However, the review suggests that greater involvement of physicians implies changes not only for the medical profession. Health systems are structured and developed around well-embedded policy and managerial logics that have fuelled a more or less distant and controversial relationship with the medical profession. Within organizations and health systems, greater physician leadership and physician engagement also require changes in the way managers and policy-makers interact and work with physicians. A focus on health system improvement probably suggests a new modus operandi between the system, the organization and the profession. This idea is captured somewhat in the recently developed notion of organized professionalism, which means that professions and organizations must mutually accommodate system changes and evolution.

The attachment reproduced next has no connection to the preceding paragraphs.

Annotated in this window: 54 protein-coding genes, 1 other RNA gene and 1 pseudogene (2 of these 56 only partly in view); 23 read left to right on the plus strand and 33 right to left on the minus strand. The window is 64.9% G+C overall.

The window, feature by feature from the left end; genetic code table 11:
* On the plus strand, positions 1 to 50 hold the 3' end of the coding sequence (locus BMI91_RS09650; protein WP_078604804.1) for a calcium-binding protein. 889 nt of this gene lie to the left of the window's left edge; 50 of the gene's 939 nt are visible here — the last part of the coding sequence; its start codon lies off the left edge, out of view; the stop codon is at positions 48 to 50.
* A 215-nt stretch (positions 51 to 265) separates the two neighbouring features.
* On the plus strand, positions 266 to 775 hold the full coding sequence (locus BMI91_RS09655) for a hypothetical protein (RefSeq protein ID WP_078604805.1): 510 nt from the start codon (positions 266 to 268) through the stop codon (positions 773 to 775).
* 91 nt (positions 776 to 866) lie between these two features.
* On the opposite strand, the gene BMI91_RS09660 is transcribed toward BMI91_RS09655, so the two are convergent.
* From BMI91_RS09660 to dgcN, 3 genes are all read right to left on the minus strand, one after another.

This synthesis also underscores the important dilemmas that physician leaders experience in assuming new roles in organizations and systems. Such dilemmas may be partly attenuated by getting involved in cultural work. Cultural work implies the promotion of a new discourse at the individual level around the incorporation of organizational and system thinking as part of the “knowledge” that physicians have to incorporate in their professional “know-how.” Such incorporation will of course be performed to various degrees depending on the propensity and involvement of physicians to assume leadership roles that go beyond the usual clinical responsibilities. At more system or organizational levels, some researchers have suggested that a cultural shift toward considering physicians as workers among workers may help in developing new norms of engagement and new leadership roles.